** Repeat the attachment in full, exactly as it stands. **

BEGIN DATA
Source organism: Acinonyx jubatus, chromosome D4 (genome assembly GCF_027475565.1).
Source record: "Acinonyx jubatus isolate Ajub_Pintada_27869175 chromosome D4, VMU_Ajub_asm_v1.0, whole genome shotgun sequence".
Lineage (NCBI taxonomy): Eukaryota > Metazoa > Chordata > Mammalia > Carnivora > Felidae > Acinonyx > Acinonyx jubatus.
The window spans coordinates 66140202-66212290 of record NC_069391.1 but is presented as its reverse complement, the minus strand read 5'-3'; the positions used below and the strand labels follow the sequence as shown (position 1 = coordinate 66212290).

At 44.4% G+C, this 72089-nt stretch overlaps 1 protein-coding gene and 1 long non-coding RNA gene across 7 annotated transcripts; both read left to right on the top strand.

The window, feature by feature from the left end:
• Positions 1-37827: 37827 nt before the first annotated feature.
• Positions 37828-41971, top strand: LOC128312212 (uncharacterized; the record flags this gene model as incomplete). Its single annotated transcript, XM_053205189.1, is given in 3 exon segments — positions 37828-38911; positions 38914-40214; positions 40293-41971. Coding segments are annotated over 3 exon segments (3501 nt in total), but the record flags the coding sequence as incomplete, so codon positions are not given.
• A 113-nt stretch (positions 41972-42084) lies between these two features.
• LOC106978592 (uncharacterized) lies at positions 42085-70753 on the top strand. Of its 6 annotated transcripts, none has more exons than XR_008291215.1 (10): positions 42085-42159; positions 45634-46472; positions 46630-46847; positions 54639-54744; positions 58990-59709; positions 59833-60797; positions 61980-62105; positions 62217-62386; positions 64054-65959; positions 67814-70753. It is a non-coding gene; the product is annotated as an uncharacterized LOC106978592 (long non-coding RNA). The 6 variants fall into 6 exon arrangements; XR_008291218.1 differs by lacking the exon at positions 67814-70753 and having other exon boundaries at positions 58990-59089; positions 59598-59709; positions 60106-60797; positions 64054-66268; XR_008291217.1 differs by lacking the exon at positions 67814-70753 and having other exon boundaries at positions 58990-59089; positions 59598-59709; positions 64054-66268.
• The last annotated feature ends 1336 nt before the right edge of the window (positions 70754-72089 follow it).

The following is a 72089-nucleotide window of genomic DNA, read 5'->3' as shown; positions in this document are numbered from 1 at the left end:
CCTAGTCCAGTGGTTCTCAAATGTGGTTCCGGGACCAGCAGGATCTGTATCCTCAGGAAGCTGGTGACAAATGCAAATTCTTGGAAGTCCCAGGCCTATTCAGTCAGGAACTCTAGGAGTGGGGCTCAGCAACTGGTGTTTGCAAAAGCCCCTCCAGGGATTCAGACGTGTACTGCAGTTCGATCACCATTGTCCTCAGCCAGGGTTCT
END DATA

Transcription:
Source organism: Acinonyx jubatus, chromosome D4 (genome assembly GCF_027475565.1).
Source record: "Acinonyx jubatus isolate Ajub_Pintada_27869175 chromosome D4, VMU_Ajub_asm_v1.0, whole genome shotgun sequence".
Lineage (NCBI taxonomy): Eukaryota > Metazoa > Chordata > Mammalia > Carnivora > Felidae > Acinonyx > Acinonyx jubatus.
The window spans coordinates 66140202-66212290 of record NC_069391.1 but is presented as its reverse complement, the minus strand read 5'-3'; the positions used below and the strand labels follow the sequence as shown (position 1 = coordinate 66212290).

At 44.4% G+C, this 72089-nt stretch overlaps 1 protein-coding gene and 1 long non-coding RNA gene across 7 annotated transcripts; both read left to right on the top strand.

The window, feature by feature from the left end:
• Positions 1-37827: 37827 nt before the first annotated feature.
• Positions 37828-41971, top strand: LOC128312212 (uncharacterized; the record flags this gene model as incomplete). Its single annotated transcript, XM_053205189.1, is given in 3 exon segments — positions 37828-38911; positions 38914-40214; positions 40293-41971. Coding segments are annotated over 3 exon segments (3501 nt in total), but the record flags the coding sequence as incomplete, so codon positions are not given.
• A 113-nt stretch (positions 41972-42084) lies between these two features.
• LOC106978592 (uncharacterized) lies at positions 42085-70753 on the top strand. Of its 6 annotated transcripts, none has more exons than XR_008291215.1 (10): positions 42085-42159; positions 45634-46472; positions 46630-46847; positions 54639-54744; positions 58990-59709; positions 59833-60797; positions 61980-62105; positions 62217-62386; positions 64054-65959; positions 67814-70753. It is a non-coding gene; the product is annotated as an uncharacterized LOC106978592 (long non-coding RNA). The 6 variants fall into 6 exon arrangements; XR_008291218.1 differs by lacking the exon at positions 67814-70753 and having other exon boundaries at positions 58990-59089; positions 59598-59709; positions 60106-60797; positions 64054-66268; XR_008291217.1 differs by lacking the exon at positions 67814-70753 and having other exon boundaries at positions 58990-59089; positions 59598-59709; positions 64054-66268.
• The last annotated feature ends 1336 nt before the right edge of the window (positions 70754-72089 follow it).

The following is a 72089-nucleotide window of genomic DNA, read 5'->3' as shown; positions in this document are numbered from 1 at the left end:
CCTAGTCCAGTGGTTCTCAAATGTGGTTCCGGGACCAGCAGGATCTGTATCCTCAGGAAGCTGGTGACAAATGCAAATTCTTGGAAGTCCCAGGCCTATTCAGTCAGGAACTCTAGGAGTGGGGCTCAGCAACTGGTGTTTGCAAAAGCCCCTCCAGGGATTCAGACGTGTACTGCAGTTCGATCACCATTGTCCTCAGCCAGGGTTCT